Although a class unto themselves, they associated and corresponded with similar humanists in other cities and countries. King notes correspondence between Marco Aurelio and Marsilio Ficino who dedicated six opuscula to Marco. In addition,
Learned men addressed works to him Giovanni Calfurnio his editions of Horace and of Plutarch’s Problemata…and his commentary on Terence…Francesco Diedo his translation from Boccaccio; Janus Pannonius his translation of Plutarch’s De capienda ex hostibus utilitare and De curiositare; …poems by Sebastiano Bursa…Christophorus Lanfranchinus…and Aurelius Trebanus…Domizio Calderini wrote in the dedicatory letter to Giuliano de’ Medici that Aurelio had urged him to publish his commentary on Juvenal…Aurelio borrowed Gregory of Nyassa’s Life of Moses, translated by George of Trebizond, from the library of Girolamo Molin in 1458… (pp. 315-316)
Marco Aurelio introduced his son Niccolo into the Doge’s chancery at an early age. By the time of his marriage in 1514 Niccolo was one of the four Secretaries to the Council of Ten. In addition to his other duties, it appears that he was responsible for the public building programs so important in Venice. We know that he signed the contract with Giorgione for the frescoes on the Fondaco dei Tedeschi. Eventually, in 1523 he became Grand Chancellor, the official head of the caste of humanist scribes, and one of the leading figures in the Venetian government. As such he would be present alongside the Doge at all meetings of the Senate and Council. He would function as a kind of Attorney General. 
As long as he held these important positions Niccolo Aurelio would have had no financial worries. His will is evidence that only when he somehow lost the position of Grand Chancellor, normally a lifetime appointment, in 1525 did his finances become precarious. Until then he was a well-placed civil servant of the cittadino class. Neither he nor his descendants would have dreamed of entering or marrying into the patrician class. On the other hand, it would have been unseemly for them to marry beneath themselves. They were like characters in a Jane Austen novel whose range of marital partners was severely limited.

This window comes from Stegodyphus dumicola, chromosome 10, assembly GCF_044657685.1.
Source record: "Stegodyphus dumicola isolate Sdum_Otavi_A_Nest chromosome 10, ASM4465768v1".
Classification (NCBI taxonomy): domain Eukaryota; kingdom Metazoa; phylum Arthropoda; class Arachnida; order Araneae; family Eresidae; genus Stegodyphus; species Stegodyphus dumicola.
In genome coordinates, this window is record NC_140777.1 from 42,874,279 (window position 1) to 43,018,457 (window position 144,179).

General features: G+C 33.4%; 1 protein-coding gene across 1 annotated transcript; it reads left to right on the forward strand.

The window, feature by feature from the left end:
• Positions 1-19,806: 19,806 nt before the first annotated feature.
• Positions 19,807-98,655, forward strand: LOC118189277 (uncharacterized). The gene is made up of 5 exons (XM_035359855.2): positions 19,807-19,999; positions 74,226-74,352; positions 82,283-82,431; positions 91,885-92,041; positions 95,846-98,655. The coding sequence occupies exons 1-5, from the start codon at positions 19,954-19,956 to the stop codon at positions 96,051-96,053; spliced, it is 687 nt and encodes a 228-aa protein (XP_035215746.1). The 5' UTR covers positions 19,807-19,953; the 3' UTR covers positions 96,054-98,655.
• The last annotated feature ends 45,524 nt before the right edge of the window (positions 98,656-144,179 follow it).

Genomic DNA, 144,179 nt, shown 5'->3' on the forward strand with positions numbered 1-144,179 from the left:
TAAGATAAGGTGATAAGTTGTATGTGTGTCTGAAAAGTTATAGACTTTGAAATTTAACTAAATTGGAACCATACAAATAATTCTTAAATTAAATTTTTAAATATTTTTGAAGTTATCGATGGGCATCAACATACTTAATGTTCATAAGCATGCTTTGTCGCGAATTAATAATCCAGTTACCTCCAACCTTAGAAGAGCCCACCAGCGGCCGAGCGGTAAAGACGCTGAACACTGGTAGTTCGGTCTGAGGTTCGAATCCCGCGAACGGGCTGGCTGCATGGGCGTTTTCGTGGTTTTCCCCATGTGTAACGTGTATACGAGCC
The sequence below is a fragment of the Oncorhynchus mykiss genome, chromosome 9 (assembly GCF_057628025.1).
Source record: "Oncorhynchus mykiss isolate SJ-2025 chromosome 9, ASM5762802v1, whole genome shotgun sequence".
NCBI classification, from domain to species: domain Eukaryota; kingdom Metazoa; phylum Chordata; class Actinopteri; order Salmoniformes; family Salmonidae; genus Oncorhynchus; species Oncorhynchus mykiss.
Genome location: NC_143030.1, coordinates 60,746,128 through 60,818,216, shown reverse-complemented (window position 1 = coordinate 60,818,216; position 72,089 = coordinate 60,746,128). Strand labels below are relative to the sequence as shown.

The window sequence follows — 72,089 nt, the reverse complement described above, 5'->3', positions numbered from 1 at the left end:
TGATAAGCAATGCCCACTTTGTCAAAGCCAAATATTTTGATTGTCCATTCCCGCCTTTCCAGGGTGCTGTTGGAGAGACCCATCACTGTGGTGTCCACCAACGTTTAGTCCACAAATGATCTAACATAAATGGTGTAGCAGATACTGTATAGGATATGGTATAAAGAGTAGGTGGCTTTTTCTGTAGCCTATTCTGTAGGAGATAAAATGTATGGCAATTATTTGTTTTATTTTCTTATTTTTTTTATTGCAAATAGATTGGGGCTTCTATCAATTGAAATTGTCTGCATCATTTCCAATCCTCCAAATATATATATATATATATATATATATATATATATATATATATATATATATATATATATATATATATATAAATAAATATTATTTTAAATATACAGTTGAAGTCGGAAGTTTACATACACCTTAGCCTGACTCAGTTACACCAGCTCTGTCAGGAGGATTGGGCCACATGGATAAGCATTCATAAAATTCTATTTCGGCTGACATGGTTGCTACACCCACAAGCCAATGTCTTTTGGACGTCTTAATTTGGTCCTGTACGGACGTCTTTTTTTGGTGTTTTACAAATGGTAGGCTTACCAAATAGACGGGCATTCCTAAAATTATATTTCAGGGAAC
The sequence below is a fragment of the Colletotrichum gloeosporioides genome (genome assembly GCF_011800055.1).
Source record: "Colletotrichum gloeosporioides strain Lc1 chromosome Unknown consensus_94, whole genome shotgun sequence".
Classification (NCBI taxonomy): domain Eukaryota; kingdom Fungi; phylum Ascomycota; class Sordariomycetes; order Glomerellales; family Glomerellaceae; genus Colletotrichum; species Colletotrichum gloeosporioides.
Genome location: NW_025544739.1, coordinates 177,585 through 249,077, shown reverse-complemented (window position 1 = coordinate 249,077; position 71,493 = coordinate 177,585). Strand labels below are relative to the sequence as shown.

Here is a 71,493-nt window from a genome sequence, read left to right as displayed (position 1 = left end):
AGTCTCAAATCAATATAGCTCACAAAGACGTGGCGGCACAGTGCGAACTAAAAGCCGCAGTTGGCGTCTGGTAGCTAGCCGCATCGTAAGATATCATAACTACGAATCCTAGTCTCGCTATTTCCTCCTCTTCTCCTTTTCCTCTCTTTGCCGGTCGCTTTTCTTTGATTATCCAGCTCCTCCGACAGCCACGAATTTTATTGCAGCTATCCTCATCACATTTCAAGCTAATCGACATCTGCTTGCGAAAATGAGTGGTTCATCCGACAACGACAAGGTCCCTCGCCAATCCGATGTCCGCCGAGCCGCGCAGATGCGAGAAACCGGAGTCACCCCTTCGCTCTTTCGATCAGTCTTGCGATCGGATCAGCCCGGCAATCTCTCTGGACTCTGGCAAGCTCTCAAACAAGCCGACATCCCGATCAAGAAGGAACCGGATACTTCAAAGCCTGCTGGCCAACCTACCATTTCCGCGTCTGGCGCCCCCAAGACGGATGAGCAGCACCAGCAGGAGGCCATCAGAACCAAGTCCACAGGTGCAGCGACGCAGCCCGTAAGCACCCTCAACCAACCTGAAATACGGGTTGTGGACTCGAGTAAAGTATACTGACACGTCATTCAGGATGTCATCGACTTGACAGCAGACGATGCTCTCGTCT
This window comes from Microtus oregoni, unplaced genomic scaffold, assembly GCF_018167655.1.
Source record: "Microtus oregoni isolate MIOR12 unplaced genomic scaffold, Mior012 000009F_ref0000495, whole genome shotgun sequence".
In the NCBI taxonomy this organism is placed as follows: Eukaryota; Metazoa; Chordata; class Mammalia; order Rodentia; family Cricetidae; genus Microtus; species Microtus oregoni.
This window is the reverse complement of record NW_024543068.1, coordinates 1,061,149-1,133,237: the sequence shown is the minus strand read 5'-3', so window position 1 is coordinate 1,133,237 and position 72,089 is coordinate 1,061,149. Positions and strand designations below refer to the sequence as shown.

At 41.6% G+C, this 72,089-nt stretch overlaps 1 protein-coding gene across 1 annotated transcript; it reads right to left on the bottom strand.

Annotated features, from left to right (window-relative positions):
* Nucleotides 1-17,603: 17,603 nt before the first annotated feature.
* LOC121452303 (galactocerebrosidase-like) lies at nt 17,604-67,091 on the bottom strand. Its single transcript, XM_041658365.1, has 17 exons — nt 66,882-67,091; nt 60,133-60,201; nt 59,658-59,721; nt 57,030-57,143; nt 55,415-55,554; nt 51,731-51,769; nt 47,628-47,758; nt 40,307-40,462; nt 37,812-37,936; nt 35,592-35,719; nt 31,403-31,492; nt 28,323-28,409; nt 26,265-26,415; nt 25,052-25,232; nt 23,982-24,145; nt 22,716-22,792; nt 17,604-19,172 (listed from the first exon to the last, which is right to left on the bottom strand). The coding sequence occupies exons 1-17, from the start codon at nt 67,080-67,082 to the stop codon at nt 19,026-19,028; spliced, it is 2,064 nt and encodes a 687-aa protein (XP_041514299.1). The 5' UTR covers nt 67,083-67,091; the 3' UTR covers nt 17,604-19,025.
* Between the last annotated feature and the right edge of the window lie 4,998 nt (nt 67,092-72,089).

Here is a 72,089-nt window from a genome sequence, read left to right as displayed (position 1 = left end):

Niccolo Aurelio’s marriage to Laura Bagarotto in 1514 would appear then to have little to do with her dowry. By 1523 his Will indicates that her dowry was completely intact. He allocated 1500 ducats of his own money for the dowry of their young daughter, and had even made substantial improvements to Laura’s properties in Padua at his own expense. Moreover, in his home he also supported his natural son, Marco, as well as the two children of his deceased brother.
Why hadn’t Aurelio married before?  He loved his natural son, but Marco does not appear to have been the result of a long-term relationship with a mistress. After providing for Laura and their daughter, Niccolo left the balance of his possessions to Marco who,
even if illegitimate [naturali], I do not consider or hold to be otherwise than if he were my legitimate son, because he has always been obedient to me; and I am most certain that he comes from my viscera, as can be seen clearly from his appearance and habits…
I suspect that given his elevated status in the narrow caste of humanist scribes and lawyers Aurelio had deliberately avoided marriage until Laura Bagarotto came along. She was a different story. Her father, Bertuccio Bagarotto, had been a renowned professor at the University of Padua. Despite his death in the hysteria following the loss of Padua in the aftermath of the military defeat at Agnadello, the end of the war had led some to believe that his execution had been a travesty of justice.
Bagarotto’s name was finally cleared and in 1519 the Venetian government admitted that his execution had been a mistake. Even so, Venetian humanists believed that character, status and ability were inherited.  The daughter of a famous professor would certainly be a suitable match for Niccolo Aurelio. I expect that one day a student will discover a relationship between Bertuccio Bagarotto and Niccolo's father, the humanist Marco Aurelio.
Subsequent events caused Aurelio to amend his will. In 1525 he was somehow disgraced and lost his position. Despite the drastic change in his fortunes, he still would not touch Laura’s dowry but only stipulated that now most of it would have to be used to dower their daughter. Two years later Laura provided Niccolo with a male heir and wholesale changes were made. According to custom the new son became the principal beneficiary not only of his estate but also of his humanist heritage.